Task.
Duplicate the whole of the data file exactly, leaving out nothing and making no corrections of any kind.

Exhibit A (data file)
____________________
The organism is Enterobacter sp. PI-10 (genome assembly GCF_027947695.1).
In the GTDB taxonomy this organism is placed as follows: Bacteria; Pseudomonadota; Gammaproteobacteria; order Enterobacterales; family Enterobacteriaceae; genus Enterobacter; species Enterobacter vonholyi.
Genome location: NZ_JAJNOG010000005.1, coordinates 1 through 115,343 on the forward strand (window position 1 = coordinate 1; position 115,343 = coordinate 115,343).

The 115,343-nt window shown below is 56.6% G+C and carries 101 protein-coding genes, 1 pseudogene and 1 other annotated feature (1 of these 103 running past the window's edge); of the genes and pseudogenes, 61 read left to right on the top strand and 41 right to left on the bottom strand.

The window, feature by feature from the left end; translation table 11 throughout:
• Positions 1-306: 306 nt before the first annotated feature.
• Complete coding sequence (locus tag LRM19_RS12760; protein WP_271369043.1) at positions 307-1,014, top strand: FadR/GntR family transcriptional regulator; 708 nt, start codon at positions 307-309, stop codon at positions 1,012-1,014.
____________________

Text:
The organism is Enterobacter sp. PI-10 (genome assembly GCF_027947695.1).
In the GTDB taxonomy this organism is placed as follows: Bacteria; Pseudomonadota; Gammaproteobacteria; order Enterobacterales; family Enterobacteriaceae; genus Enterobacter; species Enterobacter vonholyi.
Genome location: NZ_JAJNOG010000005.1, coordinates 1 through 115,343 on the forward strand (window position 1 = coordinate 1; position 115,343 = coordinate 115,343).

The 115,343-nt window shown below is 56.6% G+C and carries 101 protein-coding genes, 1 pseudogene and 1 other annotated feature (1 of these 103 running past the window's edge); of the genes and pseudogenes, 61 read left to right on the top strand and 41 right to left on the bottom strand.

The window, feature by feature from the left end; translation table 11 throughout:
• Positions 1-306: 306 nt before the first annotated feature.
• Complete coding sequence (locus tag LRM19_RS12760; protein WP_271369043.1) at positions 307-1,014, top strand: FadR/GntR family transcriptional regulator; 708 nt, start codon at positions 307-309, stop codon at positions 1,012-1,014.